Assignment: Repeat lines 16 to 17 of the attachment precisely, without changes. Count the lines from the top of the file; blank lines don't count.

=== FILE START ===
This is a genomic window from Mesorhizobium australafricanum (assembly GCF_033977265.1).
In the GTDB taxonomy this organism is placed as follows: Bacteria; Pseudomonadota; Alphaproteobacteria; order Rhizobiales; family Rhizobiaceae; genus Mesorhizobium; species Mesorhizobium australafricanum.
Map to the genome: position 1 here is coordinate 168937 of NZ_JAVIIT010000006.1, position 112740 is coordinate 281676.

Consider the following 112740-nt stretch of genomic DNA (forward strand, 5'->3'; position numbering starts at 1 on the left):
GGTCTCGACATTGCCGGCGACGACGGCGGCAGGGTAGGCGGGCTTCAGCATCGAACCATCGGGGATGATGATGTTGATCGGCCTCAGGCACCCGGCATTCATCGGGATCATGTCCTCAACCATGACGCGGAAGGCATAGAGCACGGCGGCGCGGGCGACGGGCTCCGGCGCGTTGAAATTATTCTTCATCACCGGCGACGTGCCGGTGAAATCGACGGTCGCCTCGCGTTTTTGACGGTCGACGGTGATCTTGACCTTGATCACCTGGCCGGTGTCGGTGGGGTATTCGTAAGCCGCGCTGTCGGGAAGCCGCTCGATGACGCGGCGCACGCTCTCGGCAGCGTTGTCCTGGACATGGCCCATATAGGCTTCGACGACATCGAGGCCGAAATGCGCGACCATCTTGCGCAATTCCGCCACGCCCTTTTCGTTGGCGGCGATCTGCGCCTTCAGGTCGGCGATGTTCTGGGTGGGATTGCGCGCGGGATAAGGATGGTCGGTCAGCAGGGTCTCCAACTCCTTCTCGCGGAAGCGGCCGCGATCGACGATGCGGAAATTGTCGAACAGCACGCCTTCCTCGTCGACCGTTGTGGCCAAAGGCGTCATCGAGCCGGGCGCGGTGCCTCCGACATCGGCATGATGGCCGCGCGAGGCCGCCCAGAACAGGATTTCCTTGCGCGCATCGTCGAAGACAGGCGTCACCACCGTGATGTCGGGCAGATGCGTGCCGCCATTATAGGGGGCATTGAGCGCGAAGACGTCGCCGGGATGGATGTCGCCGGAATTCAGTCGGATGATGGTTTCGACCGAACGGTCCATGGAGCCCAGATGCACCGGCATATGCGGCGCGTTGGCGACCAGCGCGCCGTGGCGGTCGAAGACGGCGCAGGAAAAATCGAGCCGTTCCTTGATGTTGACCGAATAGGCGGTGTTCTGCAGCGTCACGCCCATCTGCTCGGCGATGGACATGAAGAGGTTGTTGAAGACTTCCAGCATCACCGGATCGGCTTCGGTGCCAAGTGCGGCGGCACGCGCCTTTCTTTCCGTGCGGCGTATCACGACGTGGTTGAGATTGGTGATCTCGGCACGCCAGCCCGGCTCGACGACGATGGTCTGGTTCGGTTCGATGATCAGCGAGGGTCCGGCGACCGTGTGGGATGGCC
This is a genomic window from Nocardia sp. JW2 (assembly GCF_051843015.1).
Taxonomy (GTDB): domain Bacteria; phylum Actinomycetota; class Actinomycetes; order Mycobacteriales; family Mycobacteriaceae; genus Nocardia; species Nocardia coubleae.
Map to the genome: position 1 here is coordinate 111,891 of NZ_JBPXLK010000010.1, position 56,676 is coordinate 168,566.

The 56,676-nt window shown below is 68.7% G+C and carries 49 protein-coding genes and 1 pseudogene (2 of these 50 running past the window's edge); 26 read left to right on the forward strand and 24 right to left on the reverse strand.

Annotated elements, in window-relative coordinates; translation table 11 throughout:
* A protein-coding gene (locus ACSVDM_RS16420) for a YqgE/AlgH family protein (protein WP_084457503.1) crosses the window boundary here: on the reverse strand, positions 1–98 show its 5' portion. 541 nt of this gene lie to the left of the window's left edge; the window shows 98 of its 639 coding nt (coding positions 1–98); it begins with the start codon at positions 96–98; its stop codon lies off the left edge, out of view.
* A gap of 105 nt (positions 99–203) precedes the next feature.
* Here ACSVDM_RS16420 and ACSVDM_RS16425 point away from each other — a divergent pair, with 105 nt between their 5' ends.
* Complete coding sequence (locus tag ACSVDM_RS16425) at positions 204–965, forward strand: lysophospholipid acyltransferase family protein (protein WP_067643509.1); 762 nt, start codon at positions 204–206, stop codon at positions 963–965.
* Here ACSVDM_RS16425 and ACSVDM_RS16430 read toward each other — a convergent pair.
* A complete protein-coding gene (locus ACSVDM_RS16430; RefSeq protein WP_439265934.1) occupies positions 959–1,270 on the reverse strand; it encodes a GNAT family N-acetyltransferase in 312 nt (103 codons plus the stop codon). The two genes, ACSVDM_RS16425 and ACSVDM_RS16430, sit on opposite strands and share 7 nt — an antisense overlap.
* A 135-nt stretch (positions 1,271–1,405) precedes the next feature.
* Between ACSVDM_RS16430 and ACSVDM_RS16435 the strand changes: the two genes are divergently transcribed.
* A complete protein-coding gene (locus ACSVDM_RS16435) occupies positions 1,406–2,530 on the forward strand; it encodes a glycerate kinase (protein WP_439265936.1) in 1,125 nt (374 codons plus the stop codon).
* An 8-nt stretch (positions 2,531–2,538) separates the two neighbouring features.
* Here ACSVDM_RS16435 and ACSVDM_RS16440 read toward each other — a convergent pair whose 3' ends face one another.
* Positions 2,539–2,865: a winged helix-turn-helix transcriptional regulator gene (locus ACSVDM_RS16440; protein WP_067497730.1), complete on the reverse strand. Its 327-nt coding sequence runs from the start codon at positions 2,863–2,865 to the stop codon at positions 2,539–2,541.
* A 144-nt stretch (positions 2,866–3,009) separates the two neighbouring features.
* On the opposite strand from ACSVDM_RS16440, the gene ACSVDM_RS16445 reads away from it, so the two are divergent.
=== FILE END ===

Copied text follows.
* A complete protein-coding gene (locus ACSVDM_RS16430; RefSeq protein WP_439265934.1) occupies positions 959–1,270 on the reverse strand; it encodes a GNAT family N-acetyltransferase in 312 nt (103 codons plus the stop codon). The two genes, ACSVDM_RS16425 and ACSVDM_RS16430, sit on opposite strands and share 7 nt — an antisense overlap.
* A 135-nt stretch (positions 1,271–1,405) precedes the next feature.